Citrus, fig, strawberry, plum, and raspberry are examples of non-climacteric fruits, whose ripening proceeds more calmly. Non-climacteric fruits will not ripen at all after they’ve been harvested. They might soften and sweeten as complex carbohydrates break down into simple sugars, but such changes are indicative of incipient rot rather than ripening or flavor enhancement.

For more about flavor, ripening, and climacteric, see my latest book The Ever Curious Gardener: Using a Little Natural Science for a Much Better Garden.

Picked At Peak Of Perfection

Tomatoes Vs. Sweet Corn

Some gardeners sit tapping their fingers waiting for the first tomato of the season to finally ripen. I don’t. I’m waiting to sink my teeth into my first-picked ear of sweet corn.

Not that my tomatoes don’t taste really good, but they’re also good all winter dried or canned, as is or as sauce. Or just frozen.

An ear of sweet corn, though, captures the essence of summer. Not just for flavor and texture. It’s the whole ritual of peeling back the husks and snapping them off at their bases, brushing away the silk before steaming the ears, and then, holding an ear at each end, biting off kernels from one end to the other like an old fashioned typewriter carriage. (An image perhaps unknown to readers below a certain age.)

An art to harvesting corn at the just-ripe stage, and anxiousness for that first taste, make harvesting, especially early in the season rather tenuous. I do early planning for that first taste by counting the days-to-maturity from when I planted. Problem is that the days listed on seed packets vary: One seed company lists days to maturity for Golden Bantam, the variety I grow, at 75 days; another lists it at 85 days; another at 78 days; and yet another, more realistically, at 70 to 85 days. It depends on where the variety is grown and how the season develops.

The real countdown begins when tassels first appear atop the stalks. Harvest will be about 3 weeks hence.

Then it’s time to keep an eye out for drying tassels at the end of an ear. Once that happens, the time is near. That right moment is critical because harvested too soon, and the kernels have little taste. And this is among those fruits — yes, corn is a fruit, botanically — that will not ripen at all following harvest. Harvested too late, and the kernels are tough and starchy.

That exact right moment for harvest is when the ear feels “full” when grasped in my hand and a kernel on the peeled-back husk, with the ear still attached to the stalk, oozes a milky fluid when pressed with the thumbnail. If all these systems are go, it’s time to snap off the ear and whisk it to the waiting pot of steaming water.Corn, testing for ripeness
Golden Bantam is a non-hybrid variety. Like other non-hybrids, a planting does not ripen all at once, which is not a good commercial characteristic. It’s fine for me, though, because between staggered plantings and a wide window for harvest for each planting, I intend to be eating Golden Bantam corn, a favorite for many gardeners since its introduction in 1906, for weeks to come.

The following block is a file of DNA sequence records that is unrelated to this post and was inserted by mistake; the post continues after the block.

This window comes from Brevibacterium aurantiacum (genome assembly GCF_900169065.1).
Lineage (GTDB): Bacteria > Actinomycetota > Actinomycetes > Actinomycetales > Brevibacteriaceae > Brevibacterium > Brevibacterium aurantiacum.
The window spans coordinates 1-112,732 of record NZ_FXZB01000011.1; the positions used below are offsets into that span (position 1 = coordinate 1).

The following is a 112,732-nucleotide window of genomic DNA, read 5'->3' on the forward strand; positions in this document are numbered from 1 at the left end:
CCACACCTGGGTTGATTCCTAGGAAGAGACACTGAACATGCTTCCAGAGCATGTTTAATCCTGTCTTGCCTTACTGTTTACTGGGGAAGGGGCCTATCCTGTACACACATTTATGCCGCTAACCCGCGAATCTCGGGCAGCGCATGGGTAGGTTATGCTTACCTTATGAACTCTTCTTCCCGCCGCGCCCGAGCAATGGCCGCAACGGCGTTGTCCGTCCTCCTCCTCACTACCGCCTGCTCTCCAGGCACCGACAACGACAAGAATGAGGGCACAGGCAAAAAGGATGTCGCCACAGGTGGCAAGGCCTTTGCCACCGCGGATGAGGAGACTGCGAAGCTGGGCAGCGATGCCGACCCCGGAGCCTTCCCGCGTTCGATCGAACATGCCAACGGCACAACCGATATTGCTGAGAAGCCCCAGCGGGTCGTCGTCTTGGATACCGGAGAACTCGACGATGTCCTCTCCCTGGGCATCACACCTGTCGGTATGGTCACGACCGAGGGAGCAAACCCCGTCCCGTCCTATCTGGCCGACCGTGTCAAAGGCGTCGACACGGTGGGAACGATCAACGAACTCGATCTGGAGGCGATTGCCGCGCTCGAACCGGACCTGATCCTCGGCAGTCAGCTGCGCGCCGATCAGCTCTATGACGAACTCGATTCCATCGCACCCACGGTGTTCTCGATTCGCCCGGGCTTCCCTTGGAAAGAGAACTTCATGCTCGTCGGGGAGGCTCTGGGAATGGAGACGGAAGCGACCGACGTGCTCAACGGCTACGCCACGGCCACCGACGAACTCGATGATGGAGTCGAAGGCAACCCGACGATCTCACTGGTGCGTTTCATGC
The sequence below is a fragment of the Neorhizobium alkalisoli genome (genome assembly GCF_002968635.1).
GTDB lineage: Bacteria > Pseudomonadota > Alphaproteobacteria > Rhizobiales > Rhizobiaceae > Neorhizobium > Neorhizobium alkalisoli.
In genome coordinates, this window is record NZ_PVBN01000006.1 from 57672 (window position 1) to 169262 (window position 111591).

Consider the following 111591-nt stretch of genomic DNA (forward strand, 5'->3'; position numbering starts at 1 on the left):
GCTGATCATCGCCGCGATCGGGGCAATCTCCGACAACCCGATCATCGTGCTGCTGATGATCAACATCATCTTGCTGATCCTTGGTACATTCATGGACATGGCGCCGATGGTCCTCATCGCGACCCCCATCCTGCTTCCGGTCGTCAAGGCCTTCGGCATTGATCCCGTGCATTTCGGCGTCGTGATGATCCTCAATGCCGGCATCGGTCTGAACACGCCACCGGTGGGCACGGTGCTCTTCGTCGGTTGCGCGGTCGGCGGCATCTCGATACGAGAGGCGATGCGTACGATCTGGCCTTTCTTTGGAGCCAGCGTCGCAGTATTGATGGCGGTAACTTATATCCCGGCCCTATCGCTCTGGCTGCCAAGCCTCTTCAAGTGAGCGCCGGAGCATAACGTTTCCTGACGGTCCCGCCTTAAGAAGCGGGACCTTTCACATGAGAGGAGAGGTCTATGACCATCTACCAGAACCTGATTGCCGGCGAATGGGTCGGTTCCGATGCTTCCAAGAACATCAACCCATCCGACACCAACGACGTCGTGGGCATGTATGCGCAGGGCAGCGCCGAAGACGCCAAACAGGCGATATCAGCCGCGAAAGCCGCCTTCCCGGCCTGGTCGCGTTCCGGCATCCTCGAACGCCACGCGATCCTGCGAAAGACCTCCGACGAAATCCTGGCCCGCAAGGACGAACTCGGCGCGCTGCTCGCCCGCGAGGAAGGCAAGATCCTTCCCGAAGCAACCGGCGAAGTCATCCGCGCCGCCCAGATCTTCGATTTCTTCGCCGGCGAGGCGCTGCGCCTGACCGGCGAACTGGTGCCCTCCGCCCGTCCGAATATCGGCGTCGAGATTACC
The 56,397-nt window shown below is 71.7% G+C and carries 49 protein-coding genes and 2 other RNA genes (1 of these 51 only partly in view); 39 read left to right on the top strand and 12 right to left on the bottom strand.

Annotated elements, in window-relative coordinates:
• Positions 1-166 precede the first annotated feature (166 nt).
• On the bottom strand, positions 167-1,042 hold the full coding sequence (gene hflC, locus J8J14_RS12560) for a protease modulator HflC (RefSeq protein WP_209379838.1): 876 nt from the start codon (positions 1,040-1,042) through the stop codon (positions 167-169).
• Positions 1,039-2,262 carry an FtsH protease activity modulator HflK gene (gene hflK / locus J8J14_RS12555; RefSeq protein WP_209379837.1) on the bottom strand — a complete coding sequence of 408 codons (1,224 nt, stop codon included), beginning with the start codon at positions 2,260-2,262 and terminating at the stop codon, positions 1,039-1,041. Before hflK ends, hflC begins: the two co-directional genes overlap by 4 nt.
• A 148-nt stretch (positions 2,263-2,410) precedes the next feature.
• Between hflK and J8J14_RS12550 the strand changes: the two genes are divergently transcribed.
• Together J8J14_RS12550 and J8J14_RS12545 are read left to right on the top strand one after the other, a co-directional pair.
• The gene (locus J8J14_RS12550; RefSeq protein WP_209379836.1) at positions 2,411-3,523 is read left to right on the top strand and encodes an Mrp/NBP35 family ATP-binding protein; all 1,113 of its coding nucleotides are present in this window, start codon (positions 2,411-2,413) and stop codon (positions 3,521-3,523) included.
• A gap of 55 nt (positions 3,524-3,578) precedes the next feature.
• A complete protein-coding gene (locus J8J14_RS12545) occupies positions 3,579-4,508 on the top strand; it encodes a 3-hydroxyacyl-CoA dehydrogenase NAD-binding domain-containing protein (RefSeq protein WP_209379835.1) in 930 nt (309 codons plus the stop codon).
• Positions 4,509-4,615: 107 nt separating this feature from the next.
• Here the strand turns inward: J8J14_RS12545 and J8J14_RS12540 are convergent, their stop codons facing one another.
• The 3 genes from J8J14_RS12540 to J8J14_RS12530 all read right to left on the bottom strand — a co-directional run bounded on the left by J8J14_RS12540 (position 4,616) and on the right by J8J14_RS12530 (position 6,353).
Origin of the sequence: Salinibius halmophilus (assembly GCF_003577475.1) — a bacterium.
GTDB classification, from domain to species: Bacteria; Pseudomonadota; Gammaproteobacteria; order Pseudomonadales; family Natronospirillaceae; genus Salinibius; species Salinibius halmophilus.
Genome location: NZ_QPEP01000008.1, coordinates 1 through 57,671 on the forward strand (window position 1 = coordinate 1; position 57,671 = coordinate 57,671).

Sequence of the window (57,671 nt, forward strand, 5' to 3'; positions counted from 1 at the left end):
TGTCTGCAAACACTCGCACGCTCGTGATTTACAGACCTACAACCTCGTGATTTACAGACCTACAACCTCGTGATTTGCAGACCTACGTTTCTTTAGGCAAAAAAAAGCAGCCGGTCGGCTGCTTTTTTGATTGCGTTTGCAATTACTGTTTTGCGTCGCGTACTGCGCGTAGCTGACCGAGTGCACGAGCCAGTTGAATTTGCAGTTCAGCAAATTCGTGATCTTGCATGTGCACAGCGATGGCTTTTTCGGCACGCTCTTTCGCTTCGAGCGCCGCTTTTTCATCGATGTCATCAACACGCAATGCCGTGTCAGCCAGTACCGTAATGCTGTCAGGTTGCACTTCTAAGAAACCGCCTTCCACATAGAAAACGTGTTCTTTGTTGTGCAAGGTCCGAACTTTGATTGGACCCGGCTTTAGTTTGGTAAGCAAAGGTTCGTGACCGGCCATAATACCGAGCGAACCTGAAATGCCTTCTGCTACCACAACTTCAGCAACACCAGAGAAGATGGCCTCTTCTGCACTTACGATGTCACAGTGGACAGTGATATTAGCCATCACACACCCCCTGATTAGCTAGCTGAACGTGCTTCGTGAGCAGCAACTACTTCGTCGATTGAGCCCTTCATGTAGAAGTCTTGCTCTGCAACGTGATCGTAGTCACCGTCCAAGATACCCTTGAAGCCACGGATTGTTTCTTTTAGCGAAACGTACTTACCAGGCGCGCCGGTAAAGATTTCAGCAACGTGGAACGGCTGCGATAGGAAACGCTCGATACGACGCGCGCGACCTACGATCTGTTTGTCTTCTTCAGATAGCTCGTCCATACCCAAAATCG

Watermelon, Are You Ripe

Besides the first harvest of Golden Bantam, which I’ll be enjoying by the time you read this, I’m also eagerly awaiting the first harvest of watermelon, which, according to days-to-maturity listed on the seed packet, 65-75 days, I should have already been eating. (I sowed seeds indoors in pots in mid-May but it’s been a relatively cool growing season.)

While I’m confident in harvesting sweet corn at just the right moment, not so for harvesting watermelon, another fruit that will not ripen at all once harvested. Yes, I know all the published indicators of ripeness: drying up of the tendril closest where the fruit is attached to the vine; a dull thud, rather than a tighter, ringing or hollow sound, when rapped with my knuckles; and a yellow or cream-color of the fruit where it rests against the ground, and a toughening of the skin there, enough to resist indentation with a thumbnail. (The thumbnail is evidently a useful harvest tool.)

A ripe watermelon?

A ripe watermelon?

Still, I’m not confident about harvesting watermelons on time, and not even just the first ones to ripen. The trial and tribulation is worth it. I hope to be harvesting and eating ripe watermelon also by the time you read this. (Update: I did and it was.)

Tomatoes, You Are Ripe

In contrast to harvesting Golden Bantam corn and watermelon (I grow the variety Blacktail Mountain), tomatoes are cinch to harvest. Except for some green-ripe varieties, which I don’t grow, tomatoes turn their characteristic shade of red when ripe.

Tomatoes can even be harvested underripe to ripen off the vine. Research has shown that when a tomato is about half green and half pinkish-red on the vine, a layer of cells form across the stem of the tomato sealing it off from the main vine. Then nothing that can move from the plant into the fruit, so the fruit can ripen to perfection.Ripe tomatoes

I came across some older research (J. Amer. Hort. Soc. 102:724-731. 1977) showing that the best-tasting tomatoes are those thoroughly vine-ripened. Duh. I knew that, and will harvest only vine-ripened tomatoes.